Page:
It however noted that the Sub-Saharan African oil producers entered 2020 with high debt levels and limited fiscal space.

“We expect them to post fiscal deficits between 4% and 6% of GDP in 2020”, Fitch said.

The Rating firm said this assumes lower oil prices and a contraction of oil production due to maturing oil fields, low investment and OPEC+ quotas, along with a moderate impact of measures taken to stem the pandemic.

“Government debt will soar from already high levels and exceed 115% of GDP in Angola and Congo.

“Government financing needs will rise”, Fitch said.

Explaining further, Fitch said shallow domestic markets in Angola, Gabon and Congo combined with weak public finance management for the latter two could put liquidity under stress and could threaten the timely repayment of debt.

However, it stated that governments are making Eurobond payments a priority containing the risk of defaults.

“We still expect Angola to be able to close its funding gap with financing from external official creditors in 2020 and by drawing on funds from the sovereign wealth fund, but risks are high”, it explained.

Fitch Rating explained that Congo is particularly exposed to liquidity risk given the uncertainty surrounding the renegotiation of the oil-traders’ debt and its linkages with financing.

“While liquidity risks have risen in Gabon, debt sustainability could remain stronger than for ‘CCC’ peers in our baseline scenario”, Fitch Rating stated.

Fitch stated that continued recourse to official external creditors had made all countries except Nigeria net external debtors.

In all countries, the private sector is a small net creditor while the state is a net debtor, including Nigeria.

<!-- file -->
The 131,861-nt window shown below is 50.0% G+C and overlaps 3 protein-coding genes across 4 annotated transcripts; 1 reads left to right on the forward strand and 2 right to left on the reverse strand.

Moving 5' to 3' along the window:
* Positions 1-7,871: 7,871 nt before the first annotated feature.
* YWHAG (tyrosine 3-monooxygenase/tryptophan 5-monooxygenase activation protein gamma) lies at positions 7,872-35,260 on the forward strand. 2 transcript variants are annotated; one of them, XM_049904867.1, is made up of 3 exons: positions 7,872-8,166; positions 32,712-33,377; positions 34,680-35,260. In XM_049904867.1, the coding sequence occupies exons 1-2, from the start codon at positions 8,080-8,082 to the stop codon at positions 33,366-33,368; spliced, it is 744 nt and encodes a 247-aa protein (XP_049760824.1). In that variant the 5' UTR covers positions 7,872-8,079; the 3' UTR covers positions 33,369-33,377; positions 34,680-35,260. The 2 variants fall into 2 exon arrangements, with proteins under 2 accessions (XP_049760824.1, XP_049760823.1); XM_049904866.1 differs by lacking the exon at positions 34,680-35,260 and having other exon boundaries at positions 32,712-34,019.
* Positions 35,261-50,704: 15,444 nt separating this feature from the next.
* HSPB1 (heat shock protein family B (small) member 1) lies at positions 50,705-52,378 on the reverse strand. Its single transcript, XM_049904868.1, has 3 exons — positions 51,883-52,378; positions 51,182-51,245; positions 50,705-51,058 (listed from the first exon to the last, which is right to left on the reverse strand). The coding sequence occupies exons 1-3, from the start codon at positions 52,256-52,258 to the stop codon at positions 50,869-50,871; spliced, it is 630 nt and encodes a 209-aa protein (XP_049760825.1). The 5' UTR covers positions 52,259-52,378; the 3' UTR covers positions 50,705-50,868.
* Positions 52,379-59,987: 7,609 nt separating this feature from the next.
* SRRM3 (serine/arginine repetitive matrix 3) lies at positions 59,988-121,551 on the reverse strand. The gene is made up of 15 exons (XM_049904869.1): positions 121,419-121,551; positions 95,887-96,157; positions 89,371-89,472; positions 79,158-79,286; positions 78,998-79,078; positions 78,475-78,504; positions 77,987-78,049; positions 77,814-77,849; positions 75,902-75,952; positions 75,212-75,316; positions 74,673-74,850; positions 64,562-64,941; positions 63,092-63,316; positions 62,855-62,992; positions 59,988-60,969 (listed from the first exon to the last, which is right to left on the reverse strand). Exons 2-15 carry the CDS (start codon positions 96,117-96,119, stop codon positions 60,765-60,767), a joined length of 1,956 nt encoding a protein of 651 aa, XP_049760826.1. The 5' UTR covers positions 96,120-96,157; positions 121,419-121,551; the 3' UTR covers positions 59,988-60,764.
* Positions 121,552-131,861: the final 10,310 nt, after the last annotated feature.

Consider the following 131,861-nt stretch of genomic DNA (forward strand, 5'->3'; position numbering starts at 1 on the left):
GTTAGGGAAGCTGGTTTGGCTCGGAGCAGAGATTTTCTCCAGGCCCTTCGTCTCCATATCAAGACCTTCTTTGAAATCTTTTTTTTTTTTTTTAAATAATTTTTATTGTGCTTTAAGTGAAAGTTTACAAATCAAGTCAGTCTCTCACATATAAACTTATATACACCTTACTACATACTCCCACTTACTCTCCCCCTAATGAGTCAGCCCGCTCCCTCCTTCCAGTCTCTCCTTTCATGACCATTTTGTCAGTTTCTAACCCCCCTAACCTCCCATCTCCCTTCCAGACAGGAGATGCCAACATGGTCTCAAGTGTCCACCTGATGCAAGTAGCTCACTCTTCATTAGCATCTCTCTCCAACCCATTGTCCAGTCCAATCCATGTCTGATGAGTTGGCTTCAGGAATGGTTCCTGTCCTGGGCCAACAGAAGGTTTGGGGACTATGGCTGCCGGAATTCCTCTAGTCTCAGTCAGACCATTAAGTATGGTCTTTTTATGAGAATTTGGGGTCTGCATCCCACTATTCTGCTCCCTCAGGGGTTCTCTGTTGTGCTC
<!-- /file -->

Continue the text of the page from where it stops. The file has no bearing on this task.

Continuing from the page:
The firm stated that the fallout from the current shock will worsen those negative positions and erode buffers.

“Only part of the additional external funding needs will be addressed by official creditors and we expect international reserves to drop over 2020 by 30%-40% in Gabon and Nigeria, 10% in Angola and to turn negative in Congo”, Fitch stated.

In CEMAC (Gabon, Congo), international reserves are pooled, allowing a country to service external financing needs even when its own imputed reserves are depleted

Fitch said reserves coverage will also reach a low level in Gabon (1.2 months of current account payments); while Angola’s flexible currency will limit the depletion of reserves

Nigeria Faces Risk of Disorderly Macro Adjustment

In Nigeria, the shock will exacerbate the overvaluation of the naira, and mode rate naira depreciation in recent months will not suffice to address deteriorating external imbalances.

Outflows of foreign portfolio investment, which will contribute to reducing international reserves to close to USD26 billion by end 2020, will aggravate external liquidity pressure.

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“It is enough to cover three months of current account payments, in line with the ‘B’ median but provides little buffer given vulnerability to portfolio outflows and the overvalued exchange rate”, Fitch said.

Nigeria’s 9% Foreign Currency Debt to GDP Remain moderate – Fitch